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Our children have always naturally gravitated toward their peers. They find much joy hanging with kids their ages and have many contexts where they spend time with “same age” friends. What they don’t do naturally is gravitate toward those much older and wiser than they are. Realizing this, we have found it wise and practical to intentionally connect them with adults who loved God and supplemented our parental oversight and care. This method of spending time with folks more knowledgeable, maturer, and wiser has proven helpful in teaching them how to relate well with each other and the culture.
There were two fundamental reasons we have made this part of our practice. First, we knew that our children would not be young forever, and they would be adults for many decades. Our thought was that if most of their lives were in the adult world, learning how to live according to who they should be was wise. When do you want to instruct your children about being adults—after they become one? We decided to begin “adult instruction” before their entering adulthood.
Second, we did not want the blind leading the blind. Many years ago, a friend told me that he did not want any five-year-old teaching his five-year-old anything. He was not a proponent of “peer-to-peer discipleship,” especially among five-year-olds. He proved to be a wise man. His practice was to make sure his children had adequate time with adults, where they could learn from those who were further down the road. While we want our children to enjoy their peers, we also want them to learn about life from God-centered, gospel-motivated adults. We don’t want them to be slow-boil believers who drift into a dullness that later hardens them to the faith.
About this we have much to say, and it is hard to explain, since you have become dull of hearing. For though by this time you ought to be teachers, you need someone to teach you again the basic principles of the oracles of God. You need milk, not solid food, for everyone who lives on milk is unskilled in the word of righteousness, since he is a child. But solid food is for the mature, for those who have their powers of discernment trained by constant practice to distinguish good from evil (Hebrews 5:11-14).
You’ve heard the story about the frog who jumped into the warm kettle of water. The tale suggests that as the water increases in temperature, the frog is the last to know. As the frog acclimates proportionally to the increased heat, it unwittingly boils itself to death. The claim is that the frog’s body adjusted along the way. Some churches and church members can be this way. They live in the slow grind of day-to-day church life; everyone has a zillion things to do. The church becomes used to the plates falling in the kitchen, as well as the church members falling through the cracks.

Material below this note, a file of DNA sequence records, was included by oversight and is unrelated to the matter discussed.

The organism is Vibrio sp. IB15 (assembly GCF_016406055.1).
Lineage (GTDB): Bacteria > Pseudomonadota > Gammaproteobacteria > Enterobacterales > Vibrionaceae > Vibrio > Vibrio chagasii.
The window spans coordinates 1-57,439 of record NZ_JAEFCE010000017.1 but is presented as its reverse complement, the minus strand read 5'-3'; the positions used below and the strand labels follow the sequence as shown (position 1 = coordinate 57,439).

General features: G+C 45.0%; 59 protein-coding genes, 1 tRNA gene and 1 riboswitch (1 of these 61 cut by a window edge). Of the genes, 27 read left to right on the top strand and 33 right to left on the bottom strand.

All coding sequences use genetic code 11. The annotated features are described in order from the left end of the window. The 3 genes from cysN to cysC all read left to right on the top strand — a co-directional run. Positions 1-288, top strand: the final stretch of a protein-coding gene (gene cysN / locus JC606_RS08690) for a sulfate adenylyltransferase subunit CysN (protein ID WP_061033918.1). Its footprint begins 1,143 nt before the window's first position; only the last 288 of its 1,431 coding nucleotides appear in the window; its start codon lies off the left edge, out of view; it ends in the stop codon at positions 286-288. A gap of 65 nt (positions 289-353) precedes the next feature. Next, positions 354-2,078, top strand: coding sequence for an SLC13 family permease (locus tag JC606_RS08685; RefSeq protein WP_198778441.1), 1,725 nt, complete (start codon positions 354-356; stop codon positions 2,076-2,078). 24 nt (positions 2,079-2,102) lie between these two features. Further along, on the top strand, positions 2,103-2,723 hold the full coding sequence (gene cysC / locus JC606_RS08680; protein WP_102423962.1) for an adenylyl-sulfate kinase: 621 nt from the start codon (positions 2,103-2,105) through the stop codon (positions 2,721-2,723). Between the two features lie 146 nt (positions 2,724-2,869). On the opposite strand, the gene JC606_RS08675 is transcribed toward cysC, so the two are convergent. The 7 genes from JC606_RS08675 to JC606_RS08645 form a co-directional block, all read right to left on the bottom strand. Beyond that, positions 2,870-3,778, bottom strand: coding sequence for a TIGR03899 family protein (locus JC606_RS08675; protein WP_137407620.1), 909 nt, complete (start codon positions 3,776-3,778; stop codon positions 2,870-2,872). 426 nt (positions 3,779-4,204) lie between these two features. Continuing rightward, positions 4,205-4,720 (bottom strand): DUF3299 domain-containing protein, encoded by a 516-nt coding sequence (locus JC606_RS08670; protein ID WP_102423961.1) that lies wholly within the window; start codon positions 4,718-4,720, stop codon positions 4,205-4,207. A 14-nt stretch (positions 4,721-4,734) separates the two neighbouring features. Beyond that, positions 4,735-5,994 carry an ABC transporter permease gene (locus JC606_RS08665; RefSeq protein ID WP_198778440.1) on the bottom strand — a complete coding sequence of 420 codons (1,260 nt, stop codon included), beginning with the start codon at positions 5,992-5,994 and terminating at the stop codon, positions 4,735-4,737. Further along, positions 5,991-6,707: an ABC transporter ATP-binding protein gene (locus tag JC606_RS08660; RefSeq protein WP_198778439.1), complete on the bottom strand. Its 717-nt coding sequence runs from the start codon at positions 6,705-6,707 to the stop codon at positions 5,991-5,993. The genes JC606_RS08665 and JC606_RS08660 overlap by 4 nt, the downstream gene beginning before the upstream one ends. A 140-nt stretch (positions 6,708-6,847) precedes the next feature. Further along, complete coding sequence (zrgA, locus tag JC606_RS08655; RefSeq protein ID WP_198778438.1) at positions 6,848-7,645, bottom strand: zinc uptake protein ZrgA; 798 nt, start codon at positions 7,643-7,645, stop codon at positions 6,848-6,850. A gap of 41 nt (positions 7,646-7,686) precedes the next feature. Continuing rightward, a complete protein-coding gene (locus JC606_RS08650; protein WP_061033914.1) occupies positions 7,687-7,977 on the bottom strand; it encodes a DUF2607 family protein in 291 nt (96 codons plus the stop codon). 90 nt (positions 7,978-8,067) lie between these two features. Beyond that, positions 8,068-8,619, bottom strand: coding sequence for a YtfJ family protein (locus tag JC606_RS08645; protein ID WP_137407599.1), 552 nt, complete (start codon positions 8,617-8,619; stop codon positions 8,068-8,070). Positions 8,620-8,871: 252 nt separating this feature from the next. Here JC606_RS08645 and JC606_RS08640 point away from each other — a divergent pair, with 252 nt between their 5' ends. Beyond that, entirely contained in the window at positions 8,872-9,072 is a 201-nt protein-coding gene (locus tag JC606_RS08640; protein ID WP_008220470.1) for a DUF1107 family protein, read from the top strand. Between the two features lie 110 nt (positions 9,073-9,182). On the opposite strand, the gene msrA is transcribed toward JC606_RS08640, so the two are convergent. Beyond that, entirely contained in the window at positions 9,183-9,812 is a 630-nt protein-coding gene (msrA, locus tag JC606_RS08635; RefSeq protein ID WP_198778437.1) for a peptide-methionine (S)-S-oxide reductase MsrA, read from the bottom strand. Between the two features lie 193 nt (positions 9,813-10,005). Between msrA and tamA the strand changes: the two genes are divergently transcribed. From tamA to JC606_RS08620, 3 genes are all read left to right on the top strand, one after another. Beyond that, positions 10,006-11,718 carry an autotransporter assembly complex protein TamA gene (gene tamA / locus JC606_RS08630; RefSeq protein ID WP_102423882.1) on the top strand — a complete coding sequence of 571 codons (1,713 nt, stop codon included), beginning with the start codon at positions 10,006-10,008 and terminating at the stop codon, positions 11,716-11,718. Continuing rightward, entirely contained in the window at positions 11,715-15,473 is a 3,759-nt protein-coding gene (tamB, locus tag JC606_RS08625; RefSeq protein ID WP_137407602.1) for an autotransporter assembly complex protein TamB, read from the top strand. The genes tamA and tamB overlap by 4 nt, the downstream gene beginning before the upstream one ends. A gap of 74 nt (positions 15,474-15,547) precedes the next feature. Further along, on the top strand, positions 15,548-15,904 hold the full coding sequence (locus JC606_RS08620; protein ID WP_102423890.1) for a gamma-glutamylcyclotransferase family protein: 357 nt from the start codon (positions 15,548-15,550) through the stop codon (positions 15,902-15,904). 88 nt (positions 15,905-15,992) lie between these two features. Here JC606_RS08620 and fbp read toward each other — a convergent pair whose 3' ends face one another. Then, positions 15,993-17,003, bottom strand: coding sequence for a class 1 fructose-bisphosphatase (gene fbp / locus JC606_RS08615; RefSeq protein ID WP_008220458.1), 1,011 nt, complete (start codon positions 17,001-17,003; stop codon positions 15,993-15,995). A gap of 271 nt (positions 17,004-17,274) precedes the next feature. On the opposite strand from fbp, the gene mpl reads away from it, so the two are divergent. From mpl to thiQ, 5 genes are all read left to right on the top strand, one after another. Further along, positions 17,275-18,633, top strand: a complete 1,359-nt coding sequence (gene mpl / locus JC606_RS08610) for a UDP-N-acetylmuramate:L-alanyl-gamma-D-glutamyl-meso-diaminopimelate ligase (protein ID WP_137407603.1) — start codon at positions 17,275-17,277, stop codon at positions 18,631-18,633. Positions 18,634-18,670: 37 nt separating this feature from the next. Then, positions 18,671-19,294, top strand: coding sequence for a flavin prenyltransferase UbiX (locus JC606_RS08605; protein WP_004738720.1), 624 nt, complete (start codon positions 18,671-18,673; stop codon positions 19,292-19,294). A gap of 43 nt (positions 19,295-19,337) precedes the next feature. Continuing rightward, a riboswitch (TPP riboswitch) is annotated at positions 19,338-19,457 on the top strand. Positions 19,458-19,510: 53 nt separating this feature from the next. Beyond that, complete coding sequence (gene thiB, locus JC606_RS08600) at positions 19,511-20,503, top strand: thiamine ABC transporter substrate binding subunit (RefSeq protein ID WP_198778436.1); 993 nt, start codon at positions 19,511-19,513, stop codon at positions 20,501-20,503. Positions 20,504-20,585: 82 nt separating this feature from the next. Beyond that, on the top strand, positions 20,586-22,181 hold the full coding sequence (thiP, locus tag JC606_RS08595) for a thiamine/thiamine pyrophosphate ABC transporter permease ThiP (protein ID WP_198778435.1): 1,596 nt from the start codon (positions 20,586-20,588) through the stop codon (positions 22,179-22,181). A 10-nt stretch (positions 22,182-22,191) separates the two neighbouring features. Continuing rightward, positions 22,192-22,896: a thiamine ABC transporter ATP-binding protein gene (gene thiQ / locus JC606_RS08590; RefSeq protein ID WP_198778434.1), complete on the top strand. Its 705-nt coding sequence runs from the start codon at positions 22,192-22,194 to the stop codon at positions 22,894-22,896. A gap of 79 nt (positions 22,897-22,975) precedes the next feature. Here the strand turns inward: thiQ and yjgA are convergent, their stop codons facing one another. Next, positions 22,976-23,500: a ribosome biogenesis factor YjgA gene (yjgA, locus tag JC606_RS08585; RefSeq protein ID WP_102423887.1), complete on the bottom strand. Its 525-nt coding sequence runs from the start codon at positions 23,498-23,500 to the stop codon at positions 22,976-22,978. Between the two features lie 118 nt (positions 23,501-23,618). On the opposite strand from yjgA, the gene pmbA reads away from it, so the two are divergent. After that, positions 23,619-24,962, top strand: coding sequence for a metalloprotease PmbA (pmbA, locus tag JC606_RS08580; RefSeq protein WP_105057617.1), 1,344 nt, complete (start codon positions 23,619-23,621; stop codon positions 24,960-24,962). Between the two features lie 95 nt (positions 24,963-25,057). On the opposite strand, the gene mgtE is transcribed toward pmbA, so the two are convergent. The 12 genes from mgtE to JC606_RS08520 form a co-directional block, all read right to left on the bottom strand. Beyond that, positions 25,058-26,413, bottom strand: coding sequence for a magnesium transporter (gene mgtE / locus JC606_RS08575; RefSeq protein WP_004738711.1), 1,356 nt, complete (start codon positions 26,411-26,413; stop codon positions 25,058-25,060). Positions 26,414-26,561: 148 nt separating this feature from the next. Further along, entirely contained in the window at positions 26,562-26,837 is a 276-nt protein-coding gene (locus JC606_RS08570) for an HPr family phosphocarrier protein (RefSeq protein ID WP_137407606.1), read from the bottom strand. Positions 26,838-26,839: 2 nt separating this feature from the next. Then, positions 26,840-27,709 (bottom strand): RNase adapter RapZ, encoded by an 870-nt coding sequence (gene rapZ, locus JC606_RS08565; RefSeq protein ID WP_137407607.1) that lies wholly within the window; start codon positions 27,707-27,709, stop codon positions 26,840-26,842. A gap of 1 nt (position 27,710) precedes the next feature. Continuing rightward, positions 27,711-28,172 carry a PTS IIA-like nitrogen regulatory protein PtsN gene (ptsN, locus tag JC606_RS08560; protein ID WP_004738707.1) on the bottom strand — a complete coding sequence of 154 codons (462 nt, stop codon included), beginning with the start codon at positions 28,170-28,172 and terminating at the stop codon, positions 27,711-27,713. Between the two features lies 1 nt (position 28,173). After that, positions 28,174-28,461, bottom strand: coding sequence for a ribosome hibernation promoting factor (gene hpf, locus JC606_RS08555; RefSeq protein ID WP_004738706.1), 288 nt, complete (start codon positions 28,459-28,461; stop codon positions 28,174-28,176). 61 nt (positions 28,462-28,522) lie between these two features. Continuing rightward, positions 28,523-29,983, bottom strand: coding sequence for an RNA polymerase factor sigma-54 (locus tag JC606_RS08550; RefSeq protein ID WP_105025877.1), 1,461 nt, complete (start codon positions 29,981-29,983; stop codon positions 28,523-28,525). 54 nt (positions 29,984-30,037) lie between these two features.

These churches and church folk do not realize the accumulative effect of sweeping things under the rug or kicking the can down the road. The church that does not deal with its problems right and promptly will experience the slow drift from the clarity of God’s Word. One day they will awaken to realize how things they would have never tolerated in the past are a usual way of life today. There is a solution for resisting potential dullness. Here are four of them.
A small group of friends can spiral into a superficial context where people are not doing real, transparent life together. The talkers do all the talking, and nobody ever challenges the quiet people to grow. There can be steady toleration of superficiality that never gets into the nitty-gritty of each other’s lives. The leader must sharpen the scalpel of the Lord’s Word while asking Him to provide the competence, courage, and compassion to wield it appropriately among his friends.
This responsibility is mutual and reciprocal, not a monologue event from teacher to student. Everyone must have as their goal to be intentionally intrusive in each others’ lives. You want to consider, confront, and comfort one another in the context of trust, truth, and lack of judgment. Spurring one another on to love and good works is a biblical notion that must go beyond a lovely idea (Hebrews 10:24-25). Practically caring for one another is a New Testament mandate.
I’m not suggesting that a formalized small group setting envisioned and directed by the church is the only way to do life together. It hardly matters if the church values and develops small group dynamics and practices, but every believer must have at least one other believer speaking into his life. You want a “Paul-like” person helping you grow and mature into a follower of Christ. The non-transparent church will not live this kind of robust Christian life.